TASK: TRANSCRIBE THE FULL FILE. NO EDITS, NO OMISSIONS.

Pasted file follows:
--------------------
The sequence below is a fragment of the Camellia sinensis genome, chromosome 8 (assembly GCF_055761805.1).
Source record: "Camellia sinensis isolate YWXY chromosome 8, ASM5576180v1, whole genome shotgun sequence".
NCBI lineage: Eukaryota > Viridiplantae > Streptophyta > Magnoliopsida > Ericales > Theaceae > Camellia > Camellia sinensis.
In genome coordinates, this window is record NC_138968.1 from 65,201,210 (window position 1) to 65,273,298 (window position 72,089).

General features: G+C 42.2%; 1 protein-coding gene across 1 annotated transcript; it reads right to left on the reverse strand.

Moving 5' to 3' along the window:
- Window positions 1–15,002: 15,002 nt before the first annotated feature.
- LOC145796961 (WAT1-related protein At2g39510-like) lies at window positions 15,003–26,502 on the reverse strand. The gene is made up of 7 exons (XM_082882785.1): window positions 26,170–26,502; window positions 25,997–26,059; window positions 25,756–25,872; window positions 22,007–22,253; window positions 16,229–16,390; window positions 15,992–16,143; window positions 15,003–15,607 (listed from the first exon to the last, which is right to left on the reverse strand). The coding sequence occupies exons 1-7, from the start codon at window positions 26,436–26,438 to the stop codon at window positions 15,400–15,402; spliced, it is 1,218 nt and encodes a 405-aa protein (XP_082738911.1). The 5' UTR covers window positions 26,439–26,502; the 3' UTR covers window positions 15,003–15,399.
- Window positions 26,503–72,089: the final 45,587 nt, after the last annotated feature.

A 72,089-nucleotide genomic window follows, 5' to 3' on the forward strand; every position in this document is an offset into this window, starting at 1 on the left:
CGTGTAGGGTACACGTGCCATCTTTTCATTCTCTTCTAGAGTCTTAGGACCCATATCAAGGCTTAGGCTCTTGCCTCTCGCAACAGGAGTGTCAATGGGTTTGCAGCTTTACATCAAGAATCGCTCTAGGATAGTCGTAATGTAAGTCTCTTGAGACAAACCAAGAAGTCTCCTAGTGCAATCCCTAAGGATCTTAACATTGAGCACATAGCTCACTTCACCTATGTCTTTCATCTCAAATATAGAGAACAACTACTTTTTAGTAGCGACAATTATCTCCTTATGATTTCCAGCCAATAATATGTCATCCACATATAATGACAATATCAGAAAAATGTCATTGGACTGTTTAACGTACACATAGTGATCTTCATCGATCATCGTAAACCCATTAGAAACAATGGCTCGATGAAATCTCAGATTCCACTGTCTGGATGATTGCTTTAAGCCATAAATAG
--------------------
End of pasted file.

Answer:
The sequence below is a fragment of the Camellia sinensis genome, chromosome 8 (assembly GCF_055761805.1).
Source record: "Camellia sinensis isolate YWXY chromosome 8, ASM5576180v1, whole genome shotgun sequence".
NCBI lineage: Eukaryota > Viridiplantae > Streptophyta > Magnoliopsida > Ericales > Theaceae > Camellia > Camellia sinensis.
In genome coordinates, this window is record NC_138968.1 from 65,201,210 (window position 1) to 65,273,298 (window position 72,089).

General features: G+C 42.2%; 1 protein-coding gene across 1 annotated transcript; it reads right to left on the reverse strand.

Moving 5' to 3' along the window:
- Window positions 1–15,002: 15,002 nt before the first annotated feature.
- LOC145796961 (WAT1-related protein At2g39510-like) lies at window positions 15,003–26,502 on the reverse strand. The gene is made up of 7 exons (XM_082882785.1): window positions 26,170–26,502; window positions 25,997–26,059; window positions 25,756–25,872; window positions 22,007–22,253; window positions 16,229–16,390; window positions 15,992–16,143; window positions 15,003–15,607 (listed from the first exon to the last, which is right to left on the reverse strand). The coding sequence occupies exons 1-7, from the start codon at window positions 26,436–26,438 to the stop codon at window positions 15,400–15,402; spliced, it is 1,218 nt and encodes a 405-aa protein (XP_082738911.1). The 5' UTR covers window positions 26,439–26,502; the 3' UTR covers window positions 15,003–15,399.
- Window positions 26,503–72,089: the final 45,587 nt, after the last annotated feature.

A 72,089-nucleotide genomic window follows, 5' to 3' on the forward strand; every position in this document is an offset into this window, starting at 1 on the left:
CGTGTAGGGTACACGTGCCATCTTTTCATTCTCTTCTAGAGTCTTAGGACCCATATCAAGGCTTAGGCTCTTGCCTCTCGCAACAGGAGTGTCAATGGGTTTGCAGCTTTACATCAAGAATCGCTCTAGGATAGTCGTAATGTAAGTCTCTTGAGACAAACCAAGAAGTCTCCTAGTGCAATCCCTAAGGATCTTAACATTGAGCACATAGCTCACTTCACCTATGTCTTTCATCTCAAATATAGAGAACAACTACTTTTTAGTAGCGACAATTATCTCCTTATGATTTCCAGCCAATAATATGTCATCCACATATAATGACAATATCAGAAAAATGTCATTGGACTGTTTAACGTACACATAGTGATCTTCATCGATCATCGTAAACCCATTAGAAACAATGGCTCGATGAAATCTCAGATTCCACTGTCTGGATGATTGCTTTAAGCCATAAATAG